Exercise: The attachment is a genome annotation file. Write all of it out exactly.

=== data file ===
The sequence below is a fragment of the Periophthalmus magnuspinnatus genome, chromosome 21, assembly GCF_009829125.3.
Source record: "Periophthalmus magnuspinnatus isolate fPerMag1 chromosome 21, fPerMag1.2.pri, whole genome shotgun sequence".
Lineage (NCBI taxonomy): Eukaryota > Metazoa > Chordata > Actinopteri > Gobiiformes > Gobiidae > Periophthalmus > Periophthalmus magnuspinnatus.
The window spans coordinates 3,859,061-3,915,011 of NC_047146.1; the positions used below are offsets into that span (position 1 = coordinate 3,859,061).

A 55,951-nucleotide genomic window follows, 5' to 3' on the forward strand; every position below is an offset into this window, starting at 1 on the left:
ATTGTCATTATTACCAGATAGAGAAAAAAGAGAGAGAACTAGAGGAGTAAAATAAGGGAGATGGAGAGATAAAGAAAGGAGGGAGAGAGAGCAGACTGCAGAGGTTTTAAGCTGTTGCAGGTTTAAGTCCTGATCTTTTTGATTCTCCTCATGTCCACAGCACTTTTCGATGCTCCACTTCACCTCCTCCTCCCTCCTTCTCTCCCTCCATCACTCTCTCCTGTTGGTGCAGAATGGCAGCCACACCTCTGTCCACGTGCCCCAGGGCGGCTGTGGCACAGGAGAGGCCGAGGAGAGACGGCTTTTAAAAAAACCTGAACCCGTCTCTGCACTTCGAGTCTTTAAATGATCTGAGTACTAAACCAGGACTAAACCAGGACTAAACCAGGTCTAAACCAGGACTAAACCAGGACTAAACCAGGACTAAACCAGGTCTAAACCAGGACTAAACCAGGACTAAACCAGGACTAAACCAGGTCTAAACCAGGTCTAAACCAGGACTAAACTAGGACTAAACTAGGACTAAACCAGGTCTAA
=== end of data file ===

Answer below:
The sequence below is a fragment of the Periophthalmus magnuspinnatus genome, chromosome 21, assembly GCF_009829125.3.
Source record: "Periophthalmus magnuspinnatus isolate fPerMag1 chromosome 21, fPerMag1.2.pri, whole genome shotgun sequence".
Lineage (NCBI taxonomy): Eukaryota > Metazoa > Chordata > Actinopteri > Gobiiformes > Gobiidae > Periophthalmus > Periophthalmus magnuspinnatus.
The window spans coordinates 3,859,061-3,915,011 of NC_047146.1; the positions used below are offsets into that span (position 1 = coordinate 3,859,061).

A 55,951-nucleotide genomic window follows, 5' to 3' on the forward strand; every position below is an offset into this window, starting at 1 on the left:
ATTGTCATTATTACCAGATAGAGAAAAAAGAGAGAGAACTAGAGGAGTAAAATAAGGGAGATGGAGAGATAAAGAAAGGAGGGAGAGAGAGCAGACTGCAGAGGTTTTAAGCTGTTGCAGGTTTAAGTCCTGATCTTTTTGATTCTCCTCATGTCCACAGCACTTTTCGATGCTCCACTTCACCTCCTCCTCCCTCCTTCTCTCCCTCCATCACTCTCTCCTGTTGGTGCAGAATGGCAGCCACACCTCTGTCCACGTGCCCCAGGGCGGCTGTGGCACAGGAGAGGCCGAGGAGAGACGGCTTTTAAAAAAACCTGAACCCGTCTCTGCACTTCGAGTCTTTAAATGATCTGAGTACTAAACCAGGACTAAACCAGGACTAAACCAGGTCTAAACCAGGACTAAACCAGGACTAAACCAGGACTAAACCAGGTCTAAACCAGGACTAAACCAGGACTAAACCAGGACTAAACCAGGTCTAAACCAGGTCTAAACCAGGACTAAACTAGGACTAAACTAGGACTAAACCAGGTCTAA